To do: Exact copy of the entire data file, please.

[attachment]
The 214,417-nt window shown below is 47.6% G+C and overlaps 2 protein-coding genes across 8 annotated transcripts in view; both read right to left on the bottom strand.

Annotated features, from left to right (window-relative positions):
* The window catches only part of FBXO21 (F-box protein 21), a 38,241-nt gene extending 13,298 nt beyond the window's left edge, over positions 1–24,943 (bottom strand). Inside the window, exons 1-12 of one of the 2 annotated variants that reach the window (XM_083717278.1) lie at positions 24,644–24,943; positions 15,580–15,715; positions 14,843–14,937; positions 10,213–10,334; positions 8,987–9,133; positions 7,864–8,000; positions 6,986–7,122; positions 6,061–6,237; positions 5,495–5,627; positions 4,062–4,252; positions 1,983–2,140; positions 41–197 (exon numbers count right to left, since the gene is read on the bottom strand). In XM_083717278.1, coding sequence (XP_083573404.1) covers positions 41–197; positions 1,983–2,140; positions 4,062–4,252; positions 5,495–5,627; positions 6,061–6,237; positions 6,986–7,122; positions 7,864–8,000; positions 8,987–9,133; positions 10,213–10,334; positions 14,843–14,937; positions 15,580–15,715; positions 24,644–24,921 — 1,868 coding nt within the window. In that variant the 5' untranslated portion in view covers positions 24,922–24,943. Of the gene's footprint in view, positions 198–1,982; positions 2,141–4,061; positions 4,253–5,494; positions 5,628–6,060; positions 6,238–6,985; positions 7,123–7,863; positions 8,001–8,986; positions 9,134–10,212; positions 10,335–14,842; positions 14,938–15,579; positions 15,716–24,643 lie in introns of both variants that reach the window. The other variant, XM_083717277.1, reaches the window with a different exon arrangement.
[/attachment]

The 214,417-nt window shown below is 47.6% G+C and overlaps 2 protein-coding genes across 8 annotated transcripts in view; both read right to left on the bottom strand.

Annotated features, from left to right (window-relative positions):
* The window catches only part of FBXO21 (F-box protein 21), a 38,241-nt gene extending 13,298 nt beyond the window's left edge, over positions 1–24,943 (bottom strand). Inside the window, exons 1-12 of one of the 2 annotated variants that reach the window (XM_083717278.1) lie at positions 24,644–24,943; positions 15,580–15,715; positions 14,843–14,937; positions 10,213–10,334; positions 8,987–9,133; positions 7,864–8,000; positions 6,986–7,122; positions 6,061–6,237; positions 5,495–5,627; positions 4,062–4,252; positions 1,983–2,140; positions 41–197 (exon numbers count right to left, since the gene is read on the bottom strand). In XM_083717278.1, coding sequence (XP_083573404.1) covers positions 41–197; positions 1,983–2,140; positions 4,062–4,252; positions 5,495–5,627; positions 6,061–6,237; positions 6,986–7,122; positions 7,864–8,000; positions 8,987–9,133; positions 10,213–10,334; positions 14,843–14,937; positions 15,580–15,715; positions 24,644–24,921 — 1,868 coding nt within the window. In that variant the 5' untranslated portion in view covers positions 24,922–24,943. Of the gene's footprint in view, positions 198–1,982; positions 2,141–4,061; positions 4,253–5,494; positions 5,628–6,060; positions 6,238–6,985; positions 7,123–7,863; positions 8,001–8,986; positions 9,134–10,212; positions 10,335–14,842; positions 14,938–15,579; positions 15,716–24,643 lie in introns of both variants that reach the window. The other variant, XM_083717277.1, reaches the window with a different exon arrangement.